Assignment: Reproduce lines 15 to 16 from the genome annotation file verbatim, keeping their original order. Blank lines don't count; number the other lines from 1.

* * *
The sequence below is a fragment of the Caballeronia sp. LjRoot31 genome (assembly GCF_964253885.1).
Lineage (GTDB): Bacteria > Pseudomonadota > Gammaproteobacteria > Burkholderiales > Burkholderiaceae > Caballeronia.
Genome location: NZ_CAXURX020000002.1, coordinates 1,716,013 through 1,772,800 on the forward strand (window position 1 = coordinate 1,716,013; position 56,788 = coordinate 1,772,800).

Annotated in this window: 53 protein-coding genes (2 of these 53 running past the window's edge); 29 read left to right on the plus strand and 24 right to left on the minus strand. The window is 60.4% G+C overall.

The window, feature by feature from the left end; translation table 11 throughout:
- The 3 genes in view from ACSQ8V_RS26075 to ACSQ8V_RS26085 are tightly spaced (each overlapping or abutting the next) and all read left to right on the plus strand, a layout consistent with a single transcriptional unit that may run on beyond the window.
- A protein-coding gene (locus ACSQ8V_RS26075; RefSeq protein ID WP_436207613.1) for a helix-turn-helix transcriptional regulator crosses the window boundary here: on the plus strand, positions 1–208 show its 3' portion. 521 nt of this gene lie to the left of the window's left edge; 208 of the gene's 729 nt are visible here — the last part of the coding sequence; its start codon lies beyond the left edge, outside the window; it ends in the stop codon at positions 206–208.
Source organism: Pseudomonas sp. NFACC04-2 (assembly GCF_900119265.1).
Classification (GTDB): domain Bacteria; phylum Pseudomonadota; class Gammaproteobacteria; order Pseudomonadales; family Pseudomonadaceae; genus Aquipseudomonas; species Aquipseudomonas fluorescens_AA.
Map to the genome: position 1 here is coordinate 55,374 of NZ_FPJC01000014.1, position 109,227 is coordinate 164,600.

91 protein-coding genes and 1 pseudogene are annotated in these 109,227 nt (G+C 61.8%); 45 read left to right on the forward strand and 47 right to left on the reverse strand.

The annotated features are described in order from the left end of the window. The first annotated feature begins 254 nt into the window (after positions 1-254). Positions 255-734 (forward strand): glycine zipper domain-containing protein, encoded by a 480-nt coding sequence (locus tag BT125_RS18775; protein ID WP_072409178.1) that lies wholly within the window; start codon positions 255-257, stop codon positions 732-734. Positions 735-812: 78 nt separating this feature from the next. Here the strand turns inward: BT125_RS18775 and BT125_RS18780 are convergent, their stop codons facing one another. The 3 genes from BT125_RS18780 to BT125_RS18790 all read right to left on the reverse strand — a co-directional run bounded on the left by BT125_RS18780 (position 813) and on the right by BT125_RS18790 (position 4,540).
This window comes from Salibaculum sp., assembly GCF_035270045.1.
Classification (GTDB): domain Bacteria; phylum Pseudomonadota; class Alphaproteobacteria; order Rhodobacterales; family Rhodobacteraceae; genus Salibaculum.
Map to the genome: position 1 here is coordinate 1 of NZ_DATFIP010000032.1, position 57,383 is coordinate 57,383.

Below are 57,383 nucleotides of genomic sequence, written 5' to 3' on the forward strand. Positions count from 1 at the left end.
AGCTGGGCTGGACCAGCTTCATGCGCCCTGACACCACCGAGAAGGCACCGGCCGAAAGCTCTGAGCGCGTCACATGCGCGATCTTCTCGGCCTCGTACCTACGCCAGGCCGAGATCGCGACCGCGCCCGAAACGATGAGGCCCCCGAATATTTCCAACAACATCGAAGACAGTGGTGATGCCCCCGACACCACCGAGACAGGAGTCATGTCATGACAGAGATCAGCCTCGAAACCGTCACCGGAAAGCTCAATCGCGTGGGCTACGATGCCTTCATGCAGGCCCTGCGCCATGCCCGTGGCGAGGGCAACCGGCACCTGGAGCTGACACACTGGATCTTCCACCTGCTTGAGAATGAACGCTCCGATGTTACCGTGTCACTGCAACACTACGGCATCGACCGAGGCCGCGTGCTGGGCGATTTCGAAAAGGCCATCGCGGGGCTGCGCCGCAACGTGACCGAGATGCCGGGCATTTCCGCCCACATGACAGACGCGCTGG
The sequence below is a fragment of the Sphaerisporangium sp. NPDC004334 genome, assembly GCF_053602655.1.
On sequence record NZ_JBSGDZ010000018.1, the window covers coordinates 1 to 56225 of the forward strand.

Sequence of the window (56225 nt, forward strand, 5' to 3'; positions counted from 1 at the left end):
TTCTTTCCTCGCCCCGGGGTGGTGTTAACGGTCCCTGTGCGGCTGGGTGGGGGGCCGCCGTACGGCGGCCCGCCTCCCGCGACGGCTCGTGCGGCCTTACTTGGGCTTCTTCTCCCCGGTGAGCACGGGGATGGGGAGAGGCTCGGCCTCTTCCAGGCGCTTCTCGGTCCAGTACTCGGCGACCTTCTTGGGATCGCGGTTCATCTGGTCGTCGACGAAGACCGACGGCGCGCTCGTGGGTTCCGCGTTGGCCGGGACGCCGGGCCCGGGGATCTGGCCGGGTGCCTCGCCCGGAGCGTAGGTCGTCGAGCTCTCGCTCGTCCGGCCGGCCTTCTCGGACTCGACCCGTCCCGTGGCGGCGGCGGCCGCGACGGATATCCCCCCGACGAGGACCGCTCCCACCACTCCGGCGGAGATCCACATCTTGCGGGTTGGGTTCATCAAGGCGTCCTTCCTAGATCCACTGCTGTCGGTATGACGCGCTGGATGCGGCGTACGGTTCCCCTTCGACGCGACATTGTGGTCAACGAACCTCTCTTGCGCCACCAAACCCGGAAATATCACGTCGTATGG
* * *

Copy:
Map to the genome: position 1 here is coordinate 1 of NZ_DATFIP010000032.1, position 57,383 is coordinate 57,383.

Below are 57,383 nucleotides of genomic sequence, written 5' to 3' on the forward strand. Positions count from 1 at the left end.